“Post-truth” was the Oxford Dictionary´s word of the year for 2016, following a 2000% increase in its usage. Is twenty-first century America, post-truth? What would that mean exactly, and what are the implications for American Studies? How are the truths of literature and history different? How does truth emerge differently from narratives vs. arguments, from personal vs. public discourses? What is the role of truth-telling in accomplishing social justice or securing human rights? For its 2020 bi-annual conference, the American Studies Association of Norway invites reflections on “Truths, Facts, Fictions and Falsehood in American Studies.”

Toni Morrison says that “facts can exist without human intelligence, but truth cannot.” Conference presentations might inquire further into the differences between truths, facts, fictions and falsehoods. Although “post-truth” and related concepts like “fake news” recur in American public discourse more frequently in the twenty-first century, scholars might historicize these concepts by connecting them to older conceptions of truth-telling, including the appeal to “self-evident” truths in the Declaration of Independence.

In the tradition of American Studies in Norway, contributions from any relevant discipline are welcomed, as are contributions related to classroom practice. Graduate student submissions are especially encouraged.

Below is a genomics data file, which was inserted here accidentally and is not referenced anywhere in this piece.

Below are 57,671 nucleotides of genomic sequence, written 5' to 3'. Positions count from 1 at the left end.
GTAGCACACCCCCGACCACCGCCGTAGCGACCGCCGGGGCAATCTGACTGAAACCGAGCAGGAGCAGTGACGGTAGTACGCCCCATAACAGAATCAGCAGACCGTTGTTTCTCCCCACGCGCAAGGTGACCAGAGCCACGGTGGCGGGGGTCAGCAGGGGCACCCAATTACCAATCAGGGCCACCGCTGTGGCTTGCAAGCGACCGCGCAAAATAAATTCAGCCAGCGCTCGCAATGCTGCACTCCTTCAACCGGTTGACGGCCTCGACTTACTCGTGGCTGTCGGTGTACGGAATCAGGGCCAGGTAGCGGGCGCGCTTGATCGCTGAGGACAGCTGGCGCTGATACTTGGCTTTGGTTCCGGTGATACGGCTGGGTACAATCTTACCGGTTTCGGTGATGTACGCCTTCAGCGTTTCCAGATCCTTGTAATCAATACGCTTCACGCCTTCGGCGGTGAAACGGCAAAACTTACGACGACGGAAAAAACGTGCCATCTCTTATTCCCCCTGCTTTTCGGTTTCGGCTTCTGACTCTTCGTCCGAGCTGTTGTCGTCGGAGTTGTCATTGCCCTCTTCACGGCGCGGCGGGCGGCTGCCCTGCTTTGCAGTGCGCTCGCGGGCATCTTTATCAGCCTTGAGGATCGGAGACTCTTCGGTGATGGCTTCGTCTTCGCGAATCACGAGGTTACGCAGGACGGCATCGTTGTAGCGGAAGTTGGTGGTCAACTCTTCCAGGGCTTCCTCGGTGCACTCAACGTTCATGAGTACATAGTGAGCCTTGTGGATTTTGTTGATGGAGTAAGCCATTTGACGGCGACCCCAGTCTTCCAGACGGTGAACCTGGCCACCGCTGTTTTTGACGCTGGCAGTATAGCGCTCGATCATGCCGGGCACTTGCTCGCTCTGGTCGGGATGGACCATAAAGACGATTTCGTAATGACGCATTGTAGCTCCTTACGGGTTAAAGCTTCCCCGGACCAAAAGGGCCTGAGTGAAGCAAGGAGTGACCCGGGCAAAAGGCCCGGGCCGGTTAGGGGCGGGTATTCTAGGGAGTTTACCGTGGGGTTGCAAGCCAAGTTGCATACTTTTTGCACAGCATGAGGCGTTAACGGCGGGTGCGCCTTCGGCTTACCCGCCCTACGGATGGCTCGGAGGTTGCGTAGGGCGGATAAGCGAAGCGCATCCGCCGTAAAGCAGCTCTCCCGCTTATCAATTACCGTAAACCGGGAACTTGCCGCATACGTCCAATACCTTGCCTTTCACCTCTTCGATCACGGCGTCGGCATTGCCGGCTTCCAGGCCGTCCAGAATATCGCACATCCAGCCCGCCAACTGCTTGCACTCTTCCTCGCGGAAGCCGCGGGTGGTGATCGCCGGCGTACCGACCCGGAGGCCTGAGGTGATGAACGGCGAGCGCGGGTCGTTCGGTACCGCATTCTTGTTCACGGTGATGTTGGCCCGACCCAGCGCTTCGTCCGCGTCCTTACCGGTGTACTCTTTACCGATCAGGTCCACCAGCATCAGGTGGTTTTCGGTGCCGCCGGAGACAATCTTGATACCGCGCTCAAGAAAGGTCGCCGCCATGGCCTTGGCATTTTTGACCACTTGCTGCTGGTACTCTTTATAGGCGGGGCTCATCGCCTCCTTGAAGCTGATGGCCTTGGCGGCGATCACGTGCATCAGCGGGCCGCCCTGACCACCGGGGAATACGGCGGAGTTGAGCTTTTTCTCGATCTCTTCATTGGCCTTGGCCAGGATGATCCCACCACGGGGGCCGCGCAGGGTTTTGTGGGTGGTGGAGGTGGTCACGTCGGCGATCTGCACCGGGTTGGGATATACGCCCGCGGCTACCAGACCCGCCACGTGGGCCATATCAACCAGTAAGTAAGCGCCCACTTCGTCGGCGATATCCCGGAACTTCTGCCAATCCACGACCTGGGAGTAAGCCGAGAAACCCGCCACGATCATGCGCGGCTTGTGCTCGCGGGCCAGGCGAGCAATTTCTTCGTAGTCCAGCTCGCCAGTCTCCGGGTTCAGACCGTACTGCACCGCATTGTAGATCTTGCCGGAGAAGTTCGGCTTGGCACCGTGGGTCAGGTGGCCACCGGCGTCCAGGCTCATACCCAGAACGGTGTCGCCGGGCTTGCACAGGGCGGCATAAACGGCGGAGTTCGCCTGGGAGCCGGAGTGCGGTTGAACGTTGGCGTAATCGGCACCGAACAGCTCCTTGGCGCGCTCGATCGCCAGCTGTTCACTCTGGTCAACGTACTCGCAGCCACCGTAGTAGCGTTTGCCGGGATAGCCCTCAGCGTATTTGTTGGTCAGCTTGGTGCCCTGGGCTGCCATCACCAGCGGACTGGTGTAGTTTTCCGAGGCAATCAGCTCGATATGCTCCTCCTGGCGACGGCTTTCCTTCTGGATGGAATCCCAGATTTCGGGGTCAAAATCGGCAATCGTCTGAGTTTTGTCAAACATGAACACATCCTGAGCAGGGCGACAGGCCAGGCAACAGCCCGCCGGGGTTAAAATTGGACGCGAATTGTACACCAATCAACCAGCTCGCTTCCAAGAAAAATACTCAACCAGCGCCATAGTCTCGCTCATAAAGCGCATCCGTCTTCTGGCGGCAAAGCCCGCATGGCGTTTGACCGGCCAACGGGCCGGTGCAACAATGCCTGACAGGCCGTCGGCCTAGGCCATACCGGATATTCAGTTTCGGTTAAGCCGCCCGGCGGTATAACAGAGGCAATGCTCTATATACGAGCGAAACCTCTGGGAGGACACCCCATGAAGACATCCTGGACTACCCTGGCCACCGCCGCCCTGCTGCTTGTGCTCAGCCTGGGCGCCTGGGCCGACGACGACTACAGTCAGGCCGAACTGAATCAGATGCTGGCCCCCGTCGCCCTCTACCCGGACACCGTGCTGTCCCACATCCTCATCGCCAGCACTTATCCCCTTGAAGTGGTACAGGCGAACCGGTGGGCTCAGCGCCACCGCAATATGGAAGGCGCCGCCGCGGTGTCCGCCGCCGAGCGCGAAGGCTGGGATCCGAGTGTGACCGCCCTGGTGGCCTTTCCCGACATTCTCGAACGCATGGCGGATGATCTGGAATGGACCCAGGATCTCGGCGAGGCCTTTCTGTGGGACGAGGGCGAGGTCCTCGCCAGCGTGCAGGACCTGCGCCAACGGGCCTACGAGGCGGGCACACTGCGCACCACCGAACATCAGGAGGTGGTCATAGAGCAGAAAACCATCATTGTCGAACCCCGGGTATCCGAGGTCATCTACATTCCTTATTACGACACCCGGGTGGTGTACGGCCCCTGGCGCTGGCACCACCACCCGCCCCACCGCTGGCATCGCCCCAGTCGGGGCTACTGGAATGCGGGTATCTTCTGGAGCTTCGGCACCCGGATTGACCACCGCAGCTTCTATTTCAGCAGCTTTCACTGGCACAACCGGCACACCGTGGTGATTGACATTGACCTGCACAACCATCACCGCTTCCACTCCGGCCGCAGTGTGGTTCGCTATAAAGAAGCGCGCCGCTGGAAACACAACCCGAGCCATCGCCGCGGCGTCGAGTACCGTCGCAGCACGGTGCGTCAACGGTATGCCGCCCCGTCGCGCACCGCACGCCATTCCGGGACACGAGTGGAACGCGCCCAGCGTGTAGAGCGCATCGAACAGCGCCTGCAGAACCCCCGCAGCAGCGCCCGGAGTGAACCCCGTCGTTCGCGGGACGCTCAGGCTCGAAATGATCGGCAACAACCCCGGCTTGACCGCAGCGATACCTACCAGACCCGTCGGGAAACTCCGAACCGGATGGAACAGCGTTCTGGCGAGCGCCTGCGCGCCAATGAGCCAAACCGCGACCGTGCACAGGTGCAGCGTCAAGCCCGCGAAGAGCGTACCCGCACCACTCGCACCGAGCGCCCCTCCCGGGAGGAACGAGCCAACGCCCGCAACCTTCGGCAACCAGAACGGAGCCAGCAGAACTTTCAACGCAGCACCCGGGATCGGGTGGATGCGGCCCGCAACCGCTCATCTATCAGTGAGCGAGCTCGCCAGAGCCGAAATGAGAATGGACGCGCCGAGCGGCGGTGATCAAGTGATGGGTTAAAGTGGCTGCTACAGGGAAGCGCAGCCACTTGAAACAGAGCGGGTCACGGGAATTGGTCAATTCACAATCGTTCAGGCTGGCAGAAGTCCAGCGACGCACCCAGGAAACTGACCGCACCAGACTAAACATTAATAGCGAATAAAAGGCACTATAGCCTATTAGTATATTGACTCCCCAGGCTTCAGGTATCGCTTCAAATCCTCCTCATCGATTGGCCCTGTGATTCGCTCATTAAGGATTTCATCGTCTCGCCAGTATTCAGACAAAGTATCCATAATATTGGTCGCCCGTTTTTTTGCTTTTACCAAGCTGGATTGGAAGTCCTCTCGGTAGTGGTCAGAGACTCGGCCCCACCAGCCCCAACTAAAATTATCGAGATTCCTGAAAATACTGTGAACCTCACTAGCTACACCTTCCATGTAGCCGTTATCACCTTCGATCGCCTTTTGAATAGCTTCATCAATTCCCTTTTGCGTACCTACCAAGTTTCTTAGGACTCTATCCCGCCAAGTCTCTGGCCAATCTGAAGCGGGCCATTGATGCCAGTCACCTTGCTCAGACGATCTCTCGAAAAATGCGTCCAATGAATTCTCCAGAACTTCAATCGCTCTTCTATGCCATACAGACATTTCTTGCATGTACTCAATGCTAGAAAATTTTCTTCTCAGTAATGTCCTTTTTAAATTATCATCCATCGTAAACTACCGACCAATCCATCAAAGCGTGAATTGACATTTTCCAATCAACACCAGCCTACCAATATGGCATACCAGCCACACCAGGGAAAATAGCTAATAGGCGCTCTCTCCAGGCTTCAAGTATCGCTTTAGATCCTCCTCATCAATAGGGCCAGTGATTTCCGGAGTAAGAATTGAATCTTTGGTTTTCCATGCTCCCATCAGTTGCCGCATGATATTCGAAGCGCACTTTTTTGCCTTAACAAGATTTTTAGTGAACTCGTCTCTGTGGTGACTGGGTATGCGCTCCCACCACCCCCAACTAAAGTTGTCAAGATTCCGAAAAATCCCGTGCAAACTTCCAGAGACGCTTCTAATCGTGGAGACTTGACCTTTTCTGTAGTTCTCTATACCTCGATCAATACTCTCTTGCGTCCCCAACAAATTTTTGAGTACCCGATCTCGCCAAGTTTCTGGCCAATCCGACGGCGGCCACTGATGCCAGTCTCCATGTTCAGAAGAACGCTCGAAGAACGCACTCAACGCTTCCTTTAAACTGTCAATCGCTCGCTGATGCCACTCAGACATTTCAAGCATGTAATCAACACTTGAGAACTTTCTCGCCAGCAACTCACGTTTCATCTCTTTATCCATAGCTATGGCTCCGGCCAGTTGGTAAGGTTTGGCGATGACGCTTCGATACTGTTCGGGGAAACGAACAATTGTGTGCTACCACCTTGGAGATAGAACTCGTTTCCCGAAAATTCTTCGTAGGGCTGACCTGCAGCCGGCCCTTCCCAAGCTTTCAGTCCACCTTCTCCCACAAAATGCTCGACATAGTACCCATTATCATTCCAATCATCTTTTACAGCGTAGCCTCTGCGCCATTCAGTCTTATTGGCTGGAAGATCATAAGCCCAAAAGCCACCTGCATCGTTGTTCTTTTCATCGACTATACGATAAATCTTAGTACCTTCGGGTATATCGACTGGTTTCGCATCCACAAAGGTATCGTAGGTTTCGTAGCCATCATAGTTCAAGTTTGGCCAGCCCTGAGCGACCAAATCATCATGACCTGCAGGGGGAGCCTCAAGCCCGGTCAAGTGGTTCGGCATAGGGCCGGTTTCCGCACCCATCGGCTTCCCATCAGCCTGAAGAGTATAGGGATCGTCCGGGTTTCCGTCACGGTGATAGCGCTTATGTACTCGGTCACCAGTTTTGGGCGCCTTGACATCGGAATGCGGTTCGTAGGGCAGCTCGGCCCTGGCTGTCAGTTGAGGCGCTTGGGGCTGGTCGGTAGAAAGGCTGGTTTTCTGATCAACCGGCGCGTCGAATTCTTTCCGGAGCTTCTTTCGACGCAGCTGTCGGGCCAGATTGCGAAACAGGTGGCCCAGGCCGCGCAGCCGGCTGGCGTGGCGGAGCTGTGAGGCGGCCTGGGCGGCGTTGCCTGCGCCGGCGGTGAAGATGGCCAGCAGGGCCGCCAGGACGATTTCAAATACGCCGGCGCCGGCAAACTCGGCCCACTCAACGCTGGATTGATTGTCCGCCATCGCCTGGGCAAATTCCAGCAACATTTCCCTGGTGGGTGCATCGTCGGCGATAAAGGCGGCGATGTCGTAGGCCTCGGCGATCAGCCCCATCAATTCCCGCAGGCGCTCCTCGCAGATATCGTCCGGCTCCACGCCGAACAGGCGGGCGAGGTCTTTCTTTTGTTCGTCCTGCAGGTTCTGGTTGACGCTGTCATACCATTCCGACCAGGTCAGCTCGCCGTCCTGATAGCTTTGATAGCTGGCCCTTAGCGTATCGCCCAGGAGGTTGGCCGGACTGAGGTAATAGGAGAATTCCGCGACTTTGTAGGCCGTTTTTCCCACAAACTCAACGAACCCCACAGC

Topics might include:

  • Truth and representation in fiction, autobiography, and/or history 
  • The role of reader/viewer response in defining cultural truth
  • “Tell the truth, but tell it slant-” Poetry and truth-telling
  • Utopian, dystopian and satirical genres of truth-telling
  • Invented truths and American grand narratives
  • The role of various media in truth and falsity (visual, digital, print, etc), or social media’s influence on cultural truth and falsity
  • Self-representation as truth-telling, especially in relation to the struggles of Indigenous peoples, women, LGBTQA+ persons, persons of color, ethnic minorities and migrants, persons with disabilities, etc.
  • The authority of the text/the oral literary practices, for example of Indigenous Americans and/or African Americans
  • Revisionist histories and American discourses of the true.
  • Truth v. “facts” in cultural, political, economic, and/or historical discourse
  • Negotiating local, regional, national, and transnational truths
  • Facts and alternative facts in the Age of Trump

Abstracts of 300 words should be sent, along with a short biography
to Laura Castor at laura.castor@uit.no by May 15th.